Fisherman’s Wharf is also an excursion hub where you can catch a variety of scenic bay cruises, two of San Francisco’s three cable car lines and its F and E line historic streetcars, which run along the Embarcadero and Market Street. The Powell-Hyde Street cable car passes the crooked stretch of Lombard Street known for its multiple hairpin turns around manicured gardens and hydrangea flowers. At Pier 33, Alcatraz Cruises runs tours
to Alcatraz, the federal penitentiary that, between 1934 and 1963, held such renowned convicts as Al Capone and George “Machine Gun” Kelly.
Fitness fiends can hike the Filbert Steps or Green Steps, both of which make the steep ascent up to Coit Tower atop Telegraph Hill. Named for Lillie Hitchcock Coit, a wealthy patron of the city’s firefighters, Coit Tower provides 360-degree views of the city and bay from its observation deck, while its inner walls exhibit 27 colorful murals.
Another architectural draw, the Painted Ladies—aka Postcard Row—is the colorful lineup of Victorian houses, built in the 1890s, across from Alamo Square.
San Francisco is no slouch when it comes to cultural highlights. The Civic Center, home to the regal beaux-arts City Hall, also showcases the San Francisco Symphony at Davies Symphony Hall, as well as the San Francisco Opera and San Francisco Ballet at the War Memorial Opera House. Also at the Civic Center, the Asian Art Museum’s exhibits span 6,000 years of art from various Far Eastern cultures.
The San Francisco Museum of Modern Art showcases a vast, seven-floor collection of modern and contemporary artworks. Nearby, the Contemporary Jewish Museum, set in a former power station, is an architectural draw emblazoned with the word “chai” (life) spelled out in giant Hebrew letters. San Francisco has two other outstanding fine arts museums—the de Young Museum, in Golden Gate Park, showcases mainly American art, while the Legion of Honor, in Lincoln Park, displays more than 4,000 years of ancient and European art.
Not much is mainstream about eclectic, quirky San Francisco, but Union Square is shopping central for classic department-store brands such as Bloomingdale’s and Nordstrom, together with marquee brands like Chanel and Armani.
High-end boutiques, jewelry shops and home decor outlets fill Union Street in the Marina district, sprinkled among numerous restaurants and sidewalk cafés. A similar scene plays out along nearly a dozen blocks of Fillmore Street, north of Geary Boulevard, packed with high-fashion boutiques, spas, jewelry shops and antique stores.
The Haight-Ashbury district, the famed focal point of the city’s hippie culture in the 1960s, now sports an array of trendy vintage clothing shops, second-hand outlets and the block-long Amoeba Records store. The Mission’s Valencia Street is another shopping corridor filled with clothing boutiques, bookstores and offbeat spots like Paxton Gate with its displays of taxidermied animals.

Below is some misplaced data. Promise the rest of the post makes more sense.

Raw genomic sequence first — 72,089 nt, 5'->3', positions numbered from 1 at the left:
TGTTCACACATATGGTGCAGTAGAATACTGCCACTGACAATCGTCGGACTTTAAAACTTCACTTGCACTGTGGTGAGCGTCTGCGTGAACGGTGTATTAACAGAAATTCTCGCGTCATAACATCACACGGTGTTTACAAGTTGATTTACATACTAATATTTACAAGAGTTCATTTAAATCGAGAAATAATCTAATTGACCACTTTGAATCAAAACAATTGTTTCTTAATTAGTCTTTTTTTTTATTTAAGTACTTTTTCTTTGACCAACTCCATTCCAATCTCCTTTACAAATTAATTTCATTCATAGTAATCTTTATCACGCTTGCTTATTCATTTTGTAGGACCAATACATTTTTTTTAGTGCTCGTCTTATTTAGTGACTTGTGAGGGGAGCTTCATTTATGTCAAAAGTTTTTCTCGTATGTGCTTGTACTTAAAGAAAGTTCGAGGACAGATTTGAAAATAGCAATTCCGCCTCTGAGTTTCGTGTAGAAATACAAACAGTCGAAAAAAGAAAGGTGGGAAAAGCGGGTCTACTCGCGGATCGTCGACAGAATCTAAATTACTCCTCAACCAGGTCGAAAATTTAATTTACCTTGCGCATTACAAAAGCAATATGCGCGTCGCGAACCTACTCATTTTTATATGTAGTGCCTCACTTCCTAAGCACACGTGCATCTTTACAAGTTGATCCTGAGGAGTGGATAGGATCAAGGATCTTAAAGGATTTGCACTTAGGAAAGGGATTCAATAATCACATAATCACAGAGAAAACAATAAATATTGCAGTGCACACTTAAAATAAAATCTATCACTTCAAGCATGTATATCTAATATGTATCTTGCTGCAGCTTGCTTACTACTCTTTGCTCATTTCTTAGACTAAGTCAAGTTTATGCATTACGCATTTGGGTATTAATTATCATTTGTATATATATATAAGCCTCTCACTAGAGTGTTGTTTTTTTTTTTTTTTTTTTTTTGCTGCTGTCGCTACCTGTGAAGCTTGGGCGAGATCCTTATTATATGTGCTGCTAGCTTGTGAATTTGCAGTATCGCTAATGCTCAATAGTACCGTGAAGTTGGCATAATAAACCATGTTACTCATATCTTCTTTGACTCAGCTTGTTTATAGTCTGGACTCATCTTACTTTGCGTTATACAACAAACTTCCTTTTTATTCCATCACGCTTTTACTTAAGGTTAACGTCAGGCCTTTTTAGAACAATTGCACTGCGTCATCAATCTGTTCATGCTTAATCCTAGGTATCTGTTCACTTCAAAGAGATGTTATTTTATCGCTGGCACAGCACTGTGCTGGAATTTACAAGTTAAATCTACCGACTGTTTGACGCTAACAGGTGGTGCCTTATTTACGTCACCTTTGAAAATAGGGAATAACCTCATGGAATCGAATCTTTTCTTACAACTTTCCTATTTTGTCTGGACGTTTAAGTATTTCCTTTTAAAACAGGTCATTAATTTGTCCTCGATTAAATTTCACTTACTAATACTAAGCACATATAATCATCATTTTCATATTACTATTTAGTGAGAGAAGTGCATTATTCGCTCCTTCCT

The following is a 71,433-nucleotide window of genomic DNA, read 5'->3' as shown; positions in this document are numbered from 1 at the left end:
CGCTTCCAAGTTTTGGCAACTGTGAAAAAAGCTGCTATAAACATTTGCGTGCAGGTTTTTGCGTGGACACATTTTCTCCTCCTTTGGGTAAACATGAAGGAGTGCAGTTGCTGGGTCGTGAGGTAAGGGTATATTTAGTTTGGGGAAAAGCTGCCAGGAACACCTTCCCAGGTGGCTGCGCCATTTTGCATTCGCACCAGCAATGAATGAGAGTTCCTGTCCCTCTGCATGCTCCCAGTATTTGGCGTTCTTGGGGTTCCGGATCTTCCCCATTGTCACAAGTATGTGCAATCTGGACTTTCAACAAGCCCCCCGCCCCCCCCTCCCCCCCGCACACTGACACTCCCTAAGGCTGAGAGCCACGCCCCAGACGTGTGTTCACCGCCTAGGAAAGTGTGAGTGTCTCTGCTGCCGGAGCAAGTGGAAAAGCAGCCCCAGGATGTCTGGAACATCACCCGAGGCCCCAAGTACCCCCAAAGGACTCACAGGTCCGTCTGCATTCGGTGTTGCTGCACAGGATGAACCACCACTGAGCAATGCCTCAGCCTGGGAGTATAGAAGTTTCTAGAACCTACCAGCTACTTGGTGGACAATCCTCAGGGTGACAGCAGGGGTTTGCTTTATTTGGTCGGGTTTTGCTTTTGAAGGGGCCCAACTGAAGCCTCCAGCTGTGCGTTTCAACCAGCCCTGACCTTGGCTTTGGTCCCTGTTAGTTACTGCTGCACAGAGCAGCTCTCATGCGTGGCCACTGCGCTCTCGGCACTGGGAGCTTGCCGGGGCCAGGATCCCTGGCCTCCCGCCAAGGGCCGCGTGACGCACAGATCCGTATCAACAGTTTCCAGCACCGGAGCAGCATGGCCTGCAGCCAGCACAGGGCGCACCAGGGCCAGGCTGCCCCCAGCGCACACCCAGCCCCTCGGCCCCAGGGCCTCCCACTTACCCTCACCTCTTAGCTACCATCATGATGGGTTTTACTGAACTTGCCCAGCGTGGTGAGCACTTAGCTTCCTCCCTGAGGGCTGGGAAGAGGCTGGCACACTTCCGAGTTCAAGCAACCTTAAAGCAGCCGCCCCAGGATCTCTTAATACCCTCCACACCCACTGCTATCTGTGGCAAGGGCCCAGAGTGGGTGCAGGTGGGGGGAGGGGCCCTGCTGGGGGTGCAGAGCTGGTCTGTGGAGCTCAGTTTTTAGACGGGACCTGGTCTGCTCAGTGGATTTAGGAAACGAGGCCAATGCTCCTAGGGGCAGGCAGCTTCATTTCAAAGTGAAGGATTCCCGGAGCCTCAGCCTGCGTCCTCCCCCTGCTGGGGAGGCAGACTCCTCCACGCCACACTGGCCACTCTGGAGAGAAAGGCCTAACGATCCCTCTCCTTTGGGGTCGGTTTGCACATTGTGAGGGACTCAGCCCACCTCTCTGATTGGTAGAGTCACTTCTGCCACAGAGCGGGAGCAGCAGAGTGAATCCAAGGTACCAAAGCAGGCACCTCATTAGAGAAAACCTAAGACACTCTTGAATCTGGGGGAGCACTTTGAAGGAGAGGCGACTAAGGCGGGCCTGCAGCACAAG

Food & Drink
From overstuffed Mission-style burritos to three-star Michelin fine dining, from vibrant craft beers and wine bars to cocktail couture, there is enough variety in San Francisco to satisfy anyone’s comestible cravings.
Timeless San Francisco dining experiences include Zuni Café’s roast chicken; lunch at Swan Oyster Depot; cocktails with ocean views at the Cliff House; cioppino and a martini at Tadich Grill, the city’s oldest restaurant; Irish coffee at the Buena Vista Café, where the drink was purportedly invented; and happy hour at the Tonga Room & Hurricane Bar, a tiki bar in the Fairmont.
Ethnic food districts like Japantown, North Beach and, of course, Chinatown are almost overwhelming with their restaurant choices, while other funky fusion hot spots to tempt your palate include the Hawaiian-inspired Liholiho Yacht Club and old standards such as the House of Prime Rib.
Hayes Valley, one of the trendiest neighborhoods for young gourmands, is home to top-draw Barcino, known for its tapas and gin and tonics; Rich Table for porcini doughnuts; a Mano for pasta and cocktails; and Souvla for casual Greek cuisine; as well as funky bars like Smuggler’s Cove.
Locals also flock to the Mission to line up for croissants at Tartine Bakery, sample ice cream at Bi-Rite Creamery, grab a burrito at La Taqueria, enjoy Mexican fine dining at Californios or try to score a reservation for Lazy Bear.
To experience the most epic level of indulgence, Saison is one of the city’s priciest and best places to feast, as are fellow Michelin three-star restaurants Atelier Crenn, Benu and Quince.
Finally, put a memorable cap on your evening with a rooftop cocktail at the Mission’s El Techo, or sip your favorite libation at Charmaine’s in the San Francisco Proper hotel (Mid-Market area). You can also absorb some evening live music either at the Fillmore district’s SF JAZZ or at the legendary Fillmore itself.